Though your apartment may be prepared, accidents do occur. Plan an escape route, and if you have roommates, plan for a safe place to meet outside.Have at least two escape routes planned in case one is blocked.

Fire Prevention Tips to Avoid Setting Your Apartment on Fire

During winter messy mixtures of snow and ice paired with below freezing temperatures have made it necessary to crank up the heat at home. Staying warm and toasty during the frigid winter months is no doubt a basic human necessity. But as renters get resourceful with their techniques, the risk of disaster lurks.

According to the National Fire Protection Association, how we heat our living spaces is largely to blame for the many fires that take place each year. In 2012 in the United States there were reportedly 97,000 apartment structure fires resulting in 380 deaths. If there's any silver lining, it's that the number of fire-related apartment deaths has fallen by over 62 percent since 1980, likely due to increased awareness of the risks and fire prevention strategies.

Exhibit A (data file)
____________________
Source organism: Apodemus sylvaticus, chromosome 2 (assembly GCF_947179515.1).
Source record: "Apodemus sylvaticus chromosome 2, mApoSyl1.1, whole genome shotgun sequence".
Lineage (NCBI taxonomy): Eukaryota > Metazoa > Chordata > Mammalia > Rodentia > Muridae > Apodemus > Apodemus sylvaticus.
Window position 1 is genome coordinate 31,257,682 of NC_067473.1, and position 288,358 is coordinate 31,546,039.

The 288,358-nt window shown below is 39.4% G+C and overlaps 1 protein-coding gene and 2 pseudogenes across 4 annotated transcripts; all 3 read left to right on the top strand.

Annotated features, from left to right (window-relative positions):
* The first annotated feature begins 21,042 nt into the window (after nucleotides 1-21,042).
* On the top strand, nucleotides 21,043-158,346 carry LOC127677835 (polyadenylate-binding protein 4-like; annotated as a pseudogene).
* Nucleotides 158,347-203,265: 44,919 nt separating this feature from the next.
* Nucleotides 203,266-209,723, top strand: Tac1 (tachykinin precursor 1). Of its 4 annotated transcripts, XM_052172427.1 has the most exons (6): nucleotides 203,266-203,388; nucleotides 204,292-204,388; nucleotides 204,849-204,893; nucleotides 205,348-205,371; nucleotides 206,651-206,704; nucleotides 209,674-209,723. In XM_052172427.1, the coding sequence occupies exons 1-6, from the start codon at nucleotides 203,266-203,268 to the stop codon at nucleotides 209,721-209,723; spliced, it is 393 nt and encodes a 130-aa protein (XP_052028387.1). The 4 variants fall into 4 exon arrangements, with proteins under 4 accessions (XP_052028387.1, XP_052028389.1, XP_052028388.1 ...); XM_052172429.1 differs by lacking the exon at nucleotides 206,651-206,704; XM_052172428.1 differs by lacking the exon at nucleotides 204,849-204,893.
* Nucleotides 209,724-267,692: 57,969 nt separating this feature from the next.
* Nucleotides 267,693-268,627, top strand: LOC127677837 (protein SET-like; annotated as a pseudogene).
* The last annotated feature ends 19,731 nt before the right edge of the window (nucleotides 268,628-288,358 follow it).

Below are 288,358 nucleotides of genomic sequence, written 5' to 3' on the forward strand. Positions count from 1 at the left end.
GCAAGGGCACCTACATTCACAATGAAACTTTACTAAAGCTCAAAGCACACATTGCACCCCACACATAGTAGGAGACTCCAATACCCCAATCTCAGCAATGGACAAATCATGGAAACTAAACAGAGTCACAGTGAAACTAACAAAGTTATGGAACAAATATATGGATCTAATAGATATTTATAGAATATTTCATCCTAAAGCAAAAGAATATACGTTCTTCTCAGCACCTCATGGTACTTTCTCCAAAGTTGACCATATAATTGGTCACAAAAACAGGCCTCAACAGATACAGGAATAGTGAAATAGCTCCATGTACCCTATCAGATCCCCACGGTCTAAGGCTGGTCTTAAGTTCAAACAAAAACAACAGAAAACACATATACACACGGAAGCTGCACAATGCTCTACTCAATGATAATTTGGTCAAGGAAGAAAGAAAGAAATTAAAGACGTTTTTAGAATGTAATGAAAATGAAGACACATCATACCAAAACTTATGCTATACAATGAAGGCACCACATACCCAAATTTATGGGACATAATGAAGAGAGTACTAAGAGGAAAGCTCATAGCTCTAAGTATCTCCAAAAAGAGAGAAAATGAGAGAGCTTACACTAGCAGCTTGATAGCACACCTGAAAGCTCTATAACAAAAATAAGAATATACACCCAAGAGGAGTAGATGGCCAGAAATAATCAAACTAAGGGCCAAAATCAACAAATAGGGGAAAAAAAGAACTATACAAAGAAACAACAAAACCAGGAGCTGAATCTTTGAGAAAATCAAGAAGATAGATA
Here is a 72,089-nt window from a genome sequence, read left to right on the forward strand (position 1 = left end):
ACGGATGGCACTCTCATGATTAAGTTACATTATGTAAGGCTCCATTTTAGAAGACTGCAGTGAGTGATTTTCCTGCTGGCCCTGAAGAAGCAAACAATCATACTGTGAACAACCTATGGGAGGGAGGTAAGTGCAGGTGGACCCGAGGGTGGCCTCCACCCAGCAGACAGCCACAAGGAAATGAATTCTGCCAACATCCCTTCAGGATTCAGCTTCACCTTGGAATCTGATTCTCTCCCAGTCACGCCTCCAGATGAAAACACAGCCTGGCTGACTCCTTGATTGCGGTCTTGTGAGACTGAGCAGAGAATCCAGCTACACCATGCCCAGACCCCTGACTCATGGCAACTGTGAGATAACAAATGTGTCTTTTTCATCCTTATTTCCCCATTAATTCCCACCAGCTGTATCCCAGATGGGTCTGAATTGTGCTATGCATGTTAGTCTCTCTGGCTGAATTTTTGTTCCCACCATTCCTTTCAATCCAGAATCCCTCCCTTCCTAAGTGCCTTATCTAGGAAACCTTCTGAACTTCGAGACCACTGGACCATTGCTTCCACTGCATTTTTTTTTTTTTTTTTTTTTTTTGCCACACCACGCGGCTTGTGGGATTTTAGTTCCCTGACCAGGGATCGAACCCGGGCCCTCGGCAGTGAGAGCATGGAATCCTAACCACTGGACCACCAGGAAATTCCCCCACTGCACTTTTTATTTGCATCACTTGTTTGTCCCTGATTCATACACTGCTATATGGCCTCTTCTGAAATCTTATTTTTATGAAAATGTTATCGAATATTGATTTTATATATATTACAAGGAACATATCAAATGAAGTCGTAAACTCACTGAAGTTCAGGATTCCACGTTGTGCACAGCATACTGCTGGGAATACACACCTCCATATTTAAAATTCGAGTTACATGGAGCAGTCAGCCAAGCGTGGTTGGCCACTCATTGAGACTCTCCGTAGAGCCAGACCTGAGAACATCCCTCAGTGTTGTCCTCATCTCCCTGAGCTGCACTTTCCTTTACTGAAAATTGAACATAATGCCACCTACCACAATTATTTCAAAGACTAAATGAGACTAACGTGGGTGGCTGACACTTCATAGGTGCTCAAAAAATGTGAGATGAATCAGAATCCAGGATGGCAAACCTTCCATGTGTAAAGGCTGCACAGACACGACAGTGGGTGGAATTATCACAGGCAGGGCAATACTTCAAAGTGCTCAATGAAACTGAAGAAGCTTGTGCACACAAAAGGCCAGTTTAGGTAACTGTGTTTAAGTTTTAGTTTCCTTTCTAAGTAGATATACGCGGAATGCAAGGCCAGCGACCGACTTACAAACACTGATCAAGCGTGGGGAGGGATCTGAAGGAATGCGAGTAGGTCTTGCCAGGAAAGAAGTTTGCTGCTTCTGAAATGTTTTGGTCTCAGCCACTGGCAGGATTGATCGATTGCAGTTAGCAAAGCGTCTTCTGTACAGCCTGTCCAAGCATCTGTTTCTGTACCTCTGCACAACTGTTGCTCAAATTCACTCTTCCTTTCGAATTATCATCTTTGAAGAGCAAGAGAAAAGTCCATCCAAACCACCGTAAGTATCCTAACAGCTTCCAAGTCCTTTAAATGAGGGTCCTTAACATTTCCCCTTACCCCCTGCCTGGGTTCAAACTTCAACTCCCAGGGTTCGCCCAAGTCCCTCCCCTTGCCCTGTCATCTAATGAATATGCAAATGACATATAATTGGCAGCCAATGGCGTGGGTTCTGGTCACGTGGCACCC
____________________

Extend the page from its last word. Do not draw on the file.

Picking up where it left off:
Heating your small space is a must, but the right safety precautions have to be in place to avoid a potentially life-threatening catastrophe. Below, we outline some of the main causes of apartment fires and how you can prevent one from setting your humble abode ablaze.


Fire-related home incidents caused by heating mechanisms largely take place during the winter. As long as you're using extra measures to heat your apartment, you're at risk. When using a portable space heater, keep these tips in mind: